Life Experiences Not Only Influence Your Genes, but Your Children’s Genes

Mountain Top

People tend not to carefully consider the ramifications of many of their actions. Scaling a mountain, taking an extra glass of wine, working longer hours for higher pay, etc. In fact, many people have trouble considering what the consequences of their actions will be a year, a month, or even a week later. This is of course why things like gambling addictions are as prevalent as they are. Therefore, it’s only natural that we don’t think of the genetic ramifications of our actions. But new research suggests that those genetic ramifications extend beyond our own lives.

Every individual action throughout our lives is virtually negligible – it’s not like eating that last piece of chocolate is going to necessarily predispose your children to like chocolate. But over a month, a year, and a decade, individual habits and behaviours add up.

The Pacific Standard has a great little synopsis of why your everyday life matters in terms of your genetic makeup:

Your DNA is not a blueprint. Day by day, week by week, your genes are in a conversation with your surroundings. Your neighbors, your family, your feelings of loneliness: They don’t just get under your skin, they get into the control rooms of your cells.

As Discover Magazine said, “Your ancestors’ lousy childhoods or excellent adventures might change your personality, bequeathing anxiety or resilience by altering the epigenetic expressions of genes in the brain.” The article uses an interesting example of a grandmother, whose own experiences and upbringing influence her future generations’ lives:

Our experiences, and those of our forebears, are never gone, even if they have been forgotten. They become a part of us, a molecular residue holding fast to our genetic scaffolding. The DNA remains the same, but psychological and behavioral tendencies are inherited. You might have inherited not just your grandmother’s knobby knees, but also her predisposition toward depression caused by the neglect she suffered as a newborn.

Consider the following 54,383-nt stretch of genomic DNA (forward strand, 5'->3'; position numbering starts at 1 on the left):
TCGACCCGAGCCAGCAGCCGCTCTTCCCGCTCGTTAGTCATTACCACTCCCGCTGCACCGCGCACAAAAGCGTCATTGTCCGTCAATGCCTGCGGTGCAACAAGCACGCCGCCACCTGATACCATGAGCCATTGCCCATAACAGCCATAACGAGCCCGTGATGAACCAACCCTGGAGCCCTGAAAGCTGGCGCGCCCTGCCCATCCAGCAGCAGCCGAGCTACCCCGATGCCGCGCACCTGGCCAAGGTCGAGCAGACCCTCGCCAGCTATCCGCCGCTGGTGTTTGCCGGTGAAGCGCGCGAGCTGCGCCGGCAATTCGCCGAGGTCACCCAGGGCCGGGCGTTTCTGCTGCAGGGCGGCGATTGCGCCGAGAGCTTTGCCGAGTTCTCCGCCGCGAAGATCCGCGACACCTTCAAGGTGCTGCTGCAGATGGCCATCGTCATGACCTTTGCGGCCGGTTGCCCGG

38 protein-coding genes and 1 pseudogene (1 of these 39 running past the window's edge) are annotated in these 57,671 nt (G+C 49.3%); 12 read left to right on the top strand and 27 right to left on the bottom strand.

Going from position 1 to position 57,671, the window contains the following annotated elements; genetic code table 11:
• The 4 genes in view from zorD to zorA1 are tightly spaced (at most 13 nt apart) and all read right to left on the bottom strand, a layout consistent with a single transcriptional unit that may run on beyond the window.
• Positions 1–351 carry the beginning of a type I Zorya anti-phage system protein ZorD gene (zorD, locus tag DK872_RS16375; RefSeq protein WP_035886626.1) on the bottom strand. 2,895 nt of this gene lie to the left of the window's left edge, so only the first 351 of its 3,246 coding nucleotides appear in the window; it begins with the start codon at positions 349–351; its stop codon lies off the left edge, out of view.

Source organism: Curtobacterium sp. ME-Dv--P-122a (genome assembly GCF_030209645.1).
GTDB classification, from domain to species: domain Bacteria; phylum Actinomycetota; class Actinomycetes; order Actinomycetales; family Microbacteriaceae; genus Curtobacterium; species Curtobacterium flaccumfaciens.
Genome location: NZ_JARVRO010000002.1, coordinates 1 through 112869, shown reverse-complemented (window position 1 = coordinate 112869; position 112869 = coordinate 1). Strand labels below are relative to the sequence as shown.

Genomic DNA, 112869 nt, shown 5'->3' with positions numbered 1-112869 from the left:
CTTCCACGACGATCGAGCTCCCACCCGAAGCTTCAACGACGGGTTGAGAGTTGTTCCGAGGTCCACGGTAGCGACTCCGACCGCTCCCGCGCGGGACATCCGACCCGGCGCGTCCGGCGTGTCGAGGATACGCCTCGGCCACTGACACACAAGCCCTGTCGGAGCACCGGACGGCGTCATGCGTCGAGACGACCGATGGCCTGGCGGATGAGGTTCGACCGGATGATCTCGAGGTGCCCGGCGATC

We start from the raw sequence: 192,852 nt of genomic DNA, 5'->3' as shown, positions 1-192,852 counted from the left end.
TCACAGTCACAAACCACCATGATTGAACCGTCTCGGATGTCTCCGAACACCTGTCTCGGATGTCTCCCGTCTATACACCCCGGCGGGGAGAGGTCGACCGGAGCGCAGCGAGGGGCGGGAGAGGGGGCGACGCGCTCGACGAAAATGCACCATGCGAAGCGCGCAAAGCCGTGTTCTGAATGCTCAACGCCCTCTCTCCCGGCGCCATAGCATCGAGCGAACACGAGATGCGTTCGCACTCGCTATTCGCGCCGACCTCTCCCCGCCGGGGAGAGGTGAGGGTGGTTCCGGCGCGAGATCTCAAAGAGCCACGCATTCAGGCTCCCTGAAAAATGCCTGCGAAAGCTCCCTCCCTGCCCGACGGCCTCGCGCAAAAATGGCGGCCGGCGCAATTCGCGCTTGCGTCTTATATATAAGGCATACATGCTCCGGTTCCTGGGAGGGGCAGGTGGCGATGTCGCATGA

Or not. If your grandmother was adopted by nurturing parents, you might be enjoying the boost she received thanks to their love and support. The mechanisms of behavioral epigenetics underlie not only deficits and weaknesses but strengths and resiliencies, too. And for those unlucky enough to descend from miserable or withholding grandparents, emerging drug treatments could reset not just mood, but the epigenetic changes themselves. Like grandmother’s vintage dress, you could wear it or have it altered. The genome has long been known as the blueprint of life, but the epigenome is life’s Etch A Sketch: Shake it hard enough, and you can wipe clean the family curse.

This new and promising line of epigenetics research states that your environment can change you, and therefore, your offspring. But the interesting thing I want to take away from this is that you can also change your environment, and change the way in which your future generations interact in theirs.

Even if you have a predisposition to something, you are not a slave to a thin thread of fate. We all have the will and the power to make a difference, however personal or far-reaching that difference may be.

Some of the changes in our lives are beyond our control, but nothing is above us. It’s just a matter of if and when.

“No one saves us but ourselves. No one can and no one may. We ourselves must walk the path.”
-Gautama Buddha

 

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